The next morning, Alex takes us into the city of Halong. We stop for a traditional breakfast of Bun (vermicelli rice noodle soup) with barbecued pork and veggies. Then we participate in every Vietnamese’s favorite ritual, morning coffee, and people watching.
After the requisite long coffee break, we head on to see a temple. Almost every Asian city has a temple of great importance. It is necessary to visit and understand these temples to understand the people.
We finish up the morning and our visit to Halong at the Quang Ninh Museum, a newer museum with collections of both the natural history of the area and the people.
The museum is well-curated, and we enjoy learning about the history of this beautiful province, nearly as much as the school children who are visiting enjoy being out of their classrooms.
As We Visit Vietnam, We Stop in Hue
(Part One – the Country Side)
It’s the day after Halong Bay, and we are up again at 6 am for our day in Hue (pronounced “way” for us English speakers). Again we have a private guide and driver who meet us after we disembark the ship.
By the way, it’s raining… always bring a poncho, sack jack or umbrella. Thuan (Peter) Pham of Hue Private Excursions meets us with his driver, Mr. Binh, and away we go in a comfy late model Toyota FourRunner.
The outskirts of Hue are very agricultural, and fishing is big. There are still many water buffalo roaming in the fields and along the highways and byways.
We stop by a small fishing village on the roadside along the way. My husband notices several stands where what look like “stills” are on an open fire. He asks Peter what is being derived from the still.
Peter explains that the farmers are refining Eucalyptus oil from the leaves of the Eucalyptus trees around the countryside. The oil is thought to have healing powers, and people rub the oil on achy joints and muscles. Additionally, it is used to keep away fleas and mosquitos.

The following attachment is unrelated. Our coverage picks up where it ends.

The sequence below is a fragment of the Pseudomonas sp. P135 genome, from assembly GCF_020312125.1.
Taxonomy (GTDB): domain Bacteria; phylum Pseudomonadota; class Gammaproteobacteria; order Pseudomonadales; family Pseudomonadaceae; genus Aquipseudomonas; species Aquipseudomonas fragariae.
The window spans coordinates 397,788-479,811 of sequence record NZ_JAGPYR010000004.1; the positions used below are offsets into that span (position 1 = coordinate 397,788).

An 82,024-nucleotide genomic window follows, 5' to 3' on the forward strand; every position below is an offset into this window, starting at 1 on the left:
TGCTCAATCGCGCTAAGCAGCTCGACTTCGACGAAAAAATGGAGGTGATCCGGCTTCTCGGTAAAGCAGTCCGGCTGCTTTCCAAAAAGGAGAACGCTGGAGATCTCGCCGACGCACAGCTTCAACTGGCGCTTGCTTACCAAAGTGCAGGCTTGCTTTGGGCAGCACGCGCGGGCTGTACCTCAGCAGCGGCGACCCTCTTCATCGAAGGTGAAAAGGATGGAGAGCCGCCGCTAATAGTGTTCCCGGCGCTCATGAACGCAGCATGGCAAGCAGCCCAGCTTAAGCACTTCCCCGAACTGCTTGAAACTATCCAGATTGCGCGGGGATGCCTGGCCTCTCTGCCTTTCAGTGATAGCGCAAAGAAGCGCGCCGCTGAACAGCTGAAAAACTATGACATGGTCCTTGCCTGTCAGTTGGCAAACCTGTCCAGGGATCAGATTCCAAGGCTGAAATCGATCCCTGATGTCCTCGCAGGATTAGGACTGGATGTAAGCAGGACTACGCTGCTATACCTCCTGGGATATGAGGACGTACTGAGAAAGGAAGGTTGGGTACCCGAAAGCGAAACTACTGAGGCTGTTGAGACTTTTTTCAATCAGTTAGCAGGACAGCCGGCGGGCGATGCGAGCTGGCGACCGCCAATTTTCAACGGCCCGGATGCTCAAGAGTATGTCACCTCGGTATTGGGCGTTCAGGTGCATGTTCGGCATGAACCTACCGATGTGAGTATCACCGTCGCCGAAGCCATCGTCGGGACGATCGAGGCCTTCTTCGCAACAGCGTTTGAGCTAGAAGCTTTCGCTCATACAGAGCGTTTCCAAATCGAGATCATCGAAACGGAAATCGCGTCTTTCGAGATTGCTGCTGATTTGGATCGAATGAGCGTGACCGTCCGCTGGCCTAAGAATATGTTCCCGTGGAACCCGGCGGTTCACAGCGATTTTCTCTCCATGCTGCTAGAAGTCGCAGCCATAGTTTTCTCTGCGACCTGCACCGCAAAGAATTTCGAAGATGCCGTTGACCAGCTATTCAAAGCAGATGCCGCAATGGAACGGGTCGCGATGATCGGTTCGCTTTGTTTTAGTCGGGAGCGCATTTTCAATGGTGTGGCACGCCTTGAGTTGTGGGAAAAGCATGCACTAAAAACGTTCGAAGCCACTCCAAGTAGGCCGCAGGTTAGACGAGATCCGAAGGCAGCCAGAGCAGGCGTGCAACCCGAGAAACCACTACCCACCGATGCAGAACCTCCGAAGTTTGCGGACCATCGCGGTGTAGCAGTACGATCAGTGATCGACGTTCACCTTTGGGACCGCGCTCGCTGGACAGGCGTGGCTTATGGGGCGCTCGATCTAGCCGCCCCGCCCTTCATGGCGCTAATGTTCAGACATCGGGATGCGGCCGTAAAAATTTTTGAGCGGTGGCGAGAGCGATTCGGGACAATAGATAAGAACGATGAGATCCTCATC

We bought some of the oil, of course. Even though the bottle is wrapped in plastic and shoved in a resealable plastic bag, we can still smell the fragrant Eucalyptus scent.
Our next stop was the local market and farming village. The focus on fresh takes precedence in the market. Most produce is harvested and sold the same day. Fowl (chickens and ducks) are still alive while waiting to be someone’s dinner. Shoppers are very focused on the ingredients.
Hue Country Side – Farm Life and Arts & Crafts
In the village, there is a quaint museum that depicts the farming life and in particular the rice harvest … Let’s say life wasn’t (and still isn’t) easy. After walking around the small museum, our guide, Peter, introduced us to a very kind woman (70+ years old) who was a sort of docent at the museum. She showed us how the rice was farmed, husked, and milled back in the day.
Lastly, we head back to the car to continue our journey. As we walk across a bridge over a small inlet of water, Peter points out that this bridge has been standing here since 1776.
Peter and his very patient driver, Mr. Binh, then took us on to another village to meet one of the last woodblock painters in the area. The artist, Mr. Tranh Dan Gian Lang Sing, makes his paintings using woodblocks he has carved.
The State pays Mr. Sing to continue his art, and in return, he takes time each week to work with students from grammar and secondary schools and from the university to train them in the art of woodblock painting.
After this brief tour of the countryside, we head into Hue proper…
Hue, Part Two – the City
Hue was the Imperial city of Vietnam from 1802 – 1945. You see the beauty of the people and the architecture all around. The Citadel was the Emperor’s home during this period and was fashioned after the Forbidden City in Beijing as was befitting. The Citadel is a must-see sight when you visit Vietnam
In the West what we call the Vietnam War is what the Vietnamese call the American War. During the war, US Troops were ordered not to bomb or shell the city, for fear of destroying the historic structures. However, as casualties mounted, particular during the Tet Offensive, these restrictions were lifted.
The fighting caused substantial damage to the city, nearly destroying the Citadel. Because of the damage caused by the war, much of the Citadel is still under restoration. Even in the current state of repair, you can spend hours wandering through the grounds and buildings.